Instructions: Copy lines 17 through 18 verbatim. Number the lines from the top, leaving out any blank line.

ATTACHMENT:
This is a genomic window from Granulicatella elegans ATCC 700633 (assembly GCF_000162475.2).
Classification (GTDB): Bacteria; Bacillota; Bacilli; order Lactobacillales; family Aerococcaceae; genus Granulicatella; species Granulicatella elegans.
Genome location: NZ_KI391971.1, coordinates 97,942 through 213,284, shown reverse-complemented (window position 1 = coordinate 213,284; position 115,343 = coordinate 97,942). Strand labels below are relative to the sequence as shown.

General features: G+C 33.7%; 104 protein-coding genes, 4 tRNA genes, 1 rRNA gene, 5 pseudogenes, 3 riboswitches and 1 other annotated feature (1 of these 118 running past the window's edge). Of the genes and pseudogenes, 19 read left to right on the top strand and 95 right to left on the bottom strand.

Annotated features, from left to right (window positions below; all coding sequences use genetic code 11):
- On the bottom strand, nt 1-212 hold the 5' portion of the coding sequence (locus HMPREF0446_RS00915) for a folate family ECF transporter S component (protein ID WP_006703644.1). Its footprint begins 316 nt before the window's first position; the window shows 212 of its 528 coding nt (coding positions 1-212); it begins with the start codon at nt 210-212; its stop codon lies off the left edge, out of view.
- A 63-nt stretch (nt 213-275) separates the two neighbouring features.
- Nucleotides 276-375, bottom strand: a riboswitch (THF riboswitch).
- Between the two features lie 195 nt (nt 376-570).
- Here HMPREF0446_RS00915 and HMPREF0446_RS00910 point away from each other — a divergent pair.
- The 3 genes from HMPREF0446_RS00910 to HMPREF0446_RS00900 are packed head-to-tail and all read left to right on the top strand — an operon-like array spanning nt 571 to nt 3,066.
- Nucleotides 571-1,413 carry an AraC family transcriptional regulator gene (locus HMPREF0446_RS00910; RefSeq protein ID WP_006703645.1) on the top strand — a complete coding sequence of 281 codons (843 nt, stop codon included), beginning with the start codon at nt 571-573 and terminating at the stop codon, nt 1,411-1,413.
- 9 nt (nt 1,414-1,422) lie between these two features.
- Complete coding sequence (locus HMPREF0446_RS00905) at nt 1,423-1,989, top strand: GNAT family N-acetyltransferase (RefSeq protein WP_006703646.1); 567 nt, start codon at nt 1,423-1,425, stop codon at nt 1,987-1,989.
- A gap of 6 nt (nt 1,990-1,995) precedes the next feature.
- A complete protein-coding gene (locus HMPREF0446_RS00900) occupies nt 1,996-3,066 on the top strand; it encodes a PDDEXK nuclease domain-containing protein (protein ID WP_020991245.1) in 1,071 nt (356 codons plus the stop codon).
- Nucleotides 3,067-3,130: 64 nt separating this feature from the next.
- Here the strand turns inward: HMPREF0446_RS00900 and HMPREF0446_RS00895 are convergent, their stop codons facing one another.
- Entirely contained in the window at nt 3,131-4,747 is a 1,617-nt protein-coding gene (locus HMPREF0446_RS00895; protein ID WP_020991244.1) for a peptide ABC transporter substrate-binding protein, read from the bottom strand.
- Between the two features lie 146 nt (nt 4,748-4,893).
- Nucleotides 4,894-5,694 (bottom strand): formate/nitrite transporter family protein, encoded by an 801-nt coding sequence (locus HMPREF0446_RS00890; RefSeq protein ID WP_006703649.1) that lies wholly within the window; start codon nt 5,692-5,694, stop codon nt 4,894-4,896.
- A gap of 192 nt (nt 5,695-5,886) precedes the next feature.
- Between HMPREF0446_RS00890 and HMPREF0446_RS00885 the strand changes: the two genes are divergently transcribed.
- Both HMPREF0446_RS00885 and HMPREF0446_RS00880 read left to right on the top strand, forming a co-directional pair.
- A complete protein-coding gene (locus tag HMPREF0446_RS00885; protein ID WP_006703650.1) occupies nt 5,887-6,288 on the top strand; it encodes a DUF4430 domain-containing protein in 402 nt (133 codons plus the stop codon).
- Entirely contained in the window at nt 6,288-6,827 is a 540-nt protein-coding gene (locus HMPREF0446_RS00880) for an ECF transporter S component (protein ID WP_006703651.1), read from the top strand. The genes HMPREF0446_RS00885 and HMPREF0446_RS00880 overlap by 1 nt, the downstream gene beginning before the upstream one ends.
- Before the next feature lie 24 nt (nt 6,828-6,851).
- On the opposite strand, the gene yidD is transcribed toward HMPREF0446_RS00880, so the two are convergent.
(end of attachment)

- Nucleotides 3,067-3,130: 64 nt separating this feature from the next.
- Here the strand turns inward: HMPREF0446_RS00900 and HMPREF0446_RS00895 are convergent, their stop codons facing one another.